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This section focuses on supporting teacher candidates to learn, teach, and implement unplugged problem-solving with computational thinking (CT).
Keywords: computational thinking| problem-solving| K-12|
Materials in this toolkit could support teacher candidates to:
- Bring computationally rich experiences to diverse disciplinary areas (e.g., STEM, non-STEM, without using a computing device.
- Enrich the teaching content, seamlessly integrating CT into core K-12 disciplinary areas.
- Set the stage for conceptually understanding computer science ideas and practices.
- Use a variety of everyday tools, other than computers, to improve their students’ problem-solving skills.
- Support the pedagogy of “an-object-to-think-with” and “unplugged”.
The origins of unplugged activities go back to 1997 when Bell (1998) published twenty activities under “Computer Science Unplugged” (Brackmann et al., 2017). Since those years, it has been a point of debate if CT could be developed through unplugged approaches. Though limited and more evidence is needed, existing studies are promising in that they suggest unplugged approaches could be as powerful as plugged ones to teach programming, problem-solving, and CT-related skills such as abstraction and decomposition (Huang & Looi, 2021). There are also others who recommend introducing unplugged to complement plugged activities. For example, in some cases, certain data might be hard to compute without a computational device, and in those cases, an unplugged activity could be useful as an introduction to introduce concepts associated with data processing (Caeli & Yadav, 2002).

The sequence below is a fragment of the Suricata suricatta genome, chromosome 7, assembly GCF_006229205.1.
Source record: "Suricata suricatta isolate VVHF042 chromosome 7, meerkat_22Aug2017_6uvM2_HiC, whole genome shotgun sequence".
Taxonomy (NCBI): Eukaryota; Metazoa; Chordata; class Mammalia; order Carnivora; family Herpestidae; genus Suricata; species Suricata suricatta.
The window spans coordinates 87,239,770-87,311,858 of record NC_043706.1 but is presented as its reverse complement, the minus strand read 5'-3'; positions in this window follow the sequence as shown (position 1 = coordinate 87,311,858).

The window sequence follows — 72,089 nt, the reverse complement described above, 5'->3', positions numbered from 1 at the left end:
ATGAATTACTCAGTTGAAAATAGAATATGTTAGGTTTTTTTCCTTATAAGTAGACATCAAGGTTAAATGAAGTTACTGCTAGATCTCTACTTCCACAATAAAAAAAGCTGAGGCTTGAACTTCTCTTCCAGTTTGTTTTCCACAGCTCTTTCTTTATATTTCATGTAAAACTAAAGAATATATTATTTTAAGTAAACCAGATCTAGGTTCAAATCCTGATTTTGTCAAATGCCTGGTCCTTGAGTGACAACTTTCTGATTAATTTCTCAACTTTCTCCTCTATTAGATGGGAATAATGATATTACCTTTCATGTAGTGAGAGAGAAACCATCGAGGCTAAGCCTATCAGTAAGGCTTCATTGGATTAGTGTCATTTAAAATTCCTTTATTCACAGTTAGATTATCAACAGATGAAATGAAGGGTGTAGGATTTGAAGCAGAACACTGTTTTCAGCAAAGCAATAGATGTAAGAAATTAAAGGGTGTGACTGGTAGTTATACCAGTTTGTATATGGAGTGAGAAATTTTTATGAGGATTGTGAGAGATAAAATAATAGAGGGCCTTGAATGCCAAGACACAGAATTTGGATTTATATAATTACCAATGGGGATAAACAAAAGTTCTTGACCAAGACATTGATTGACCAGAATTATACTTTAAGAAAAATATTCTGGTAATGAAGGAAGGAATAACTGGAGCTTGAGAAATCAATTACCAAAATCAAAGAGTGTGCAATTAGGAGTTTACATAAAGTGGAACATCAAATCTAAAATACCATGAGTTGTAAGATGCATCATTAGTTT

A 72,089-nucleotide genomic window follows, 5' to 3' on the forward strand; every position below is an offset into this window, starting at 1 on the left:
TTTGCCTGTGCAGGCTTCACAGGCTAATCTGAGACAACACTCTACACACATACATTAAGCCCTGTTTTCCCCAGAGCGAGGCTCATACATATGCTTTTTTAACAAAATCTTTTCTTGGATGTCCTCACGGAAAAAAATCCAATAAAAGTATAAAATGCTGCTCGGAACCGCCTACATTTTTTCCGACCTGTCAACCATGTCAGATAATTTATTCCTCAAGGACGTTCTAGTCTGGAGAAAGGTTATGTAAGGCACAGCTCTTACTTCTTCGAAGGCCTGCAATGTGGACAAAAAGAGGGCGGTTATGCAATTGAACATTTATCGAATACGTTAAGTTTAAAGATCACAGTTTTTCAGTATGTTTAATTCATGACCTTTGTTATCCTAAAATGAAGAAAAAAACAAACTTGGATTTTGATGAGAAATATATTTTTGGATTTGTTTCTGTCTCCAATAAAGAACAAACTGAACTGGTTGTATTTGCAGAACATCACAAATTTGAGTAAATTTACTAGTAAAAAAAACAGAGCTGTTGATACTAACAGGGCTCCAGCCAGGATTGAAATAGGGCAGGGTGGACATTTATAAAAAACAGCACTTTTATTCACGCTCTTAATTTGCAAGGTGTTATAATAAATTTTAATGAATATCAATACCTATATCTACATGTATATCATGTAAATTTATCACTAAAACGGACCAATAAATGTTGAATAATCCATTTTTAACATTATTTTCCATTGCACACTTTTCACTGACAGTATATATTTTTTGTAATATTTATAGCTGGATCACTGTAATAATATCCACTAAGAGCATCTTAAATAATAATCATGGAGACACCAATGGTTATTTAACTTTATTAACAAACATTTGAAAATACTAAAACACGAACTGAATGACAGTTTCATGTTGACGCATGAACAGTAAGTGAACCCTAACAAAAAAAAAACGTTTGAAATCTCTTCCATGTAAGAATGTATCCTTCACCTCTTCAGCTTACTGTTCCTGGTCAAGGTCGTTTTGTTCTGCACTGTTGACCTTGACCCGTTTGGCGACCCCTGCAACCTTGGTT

Courses that would lend themselves to this integration
- Childhood, Early Childhood, Secondary Education, both STEM & non-STEM
- Educational Psychology
- Educational Technology
- Methods Courses
Potential Benefits/Why should I?
- The unplugged activities can help reach a larger audience, including younger kids, rather than CS-only majors.
- These activities are less intimidating for pre-service teachers who do not have a background in CS or programming and do not have access to technology.
- The unplugged activities in this unit will help you think about introducing the concepts of debugging, algorithm, pattern recognition, and debugging in your classroom without any computers or digital tools.
- The unplugged activities can help your teacher candidates make stronger connections between CT practices and their disciplines.
Potential Conversations and Activities
Computational problem-solving, contrary to common belief, does not have to include computers. CT integration employs unplugged (without a computing device) and plugged (with a computing device) approaches within K-12 subjects. In this artifact, we will introduce examples that could be used to learn and teach CT skills without needing any computing device. Teaching in this area could support teacher candidates to teach, learn, and implement unplugged problem-solving with computational thinking (CT).
Summer 2022 Professional Development Workshops Related to Computational Thinking
- Tuesday, July 12, 2pm-4pm, Microworlds & Mathematics: Integrating Programming into Elementary Math Classes, Hosted by June Mark
- Tuesday, July 19, 10am-12pm, Think to Scale, Scaling to Think, Hosted by Gaelen Hadlett
- Tuesday, July 19, 2pm-4pm, Programming, Student Agency, and Creating Computational Artifacts with Scratch, Hosted by Carlos Leon
- Thursday, July 21st, 9am-11:30am , Computational Thinking with Scratch (Conference Presentation), Hosted by Francisco Cervantes
- Wednesday, July 27, 2-4pm, Scientific Simulations and Agent-Based Models with StarLogo Nova, Hosted by Gabrielle Rabinowitz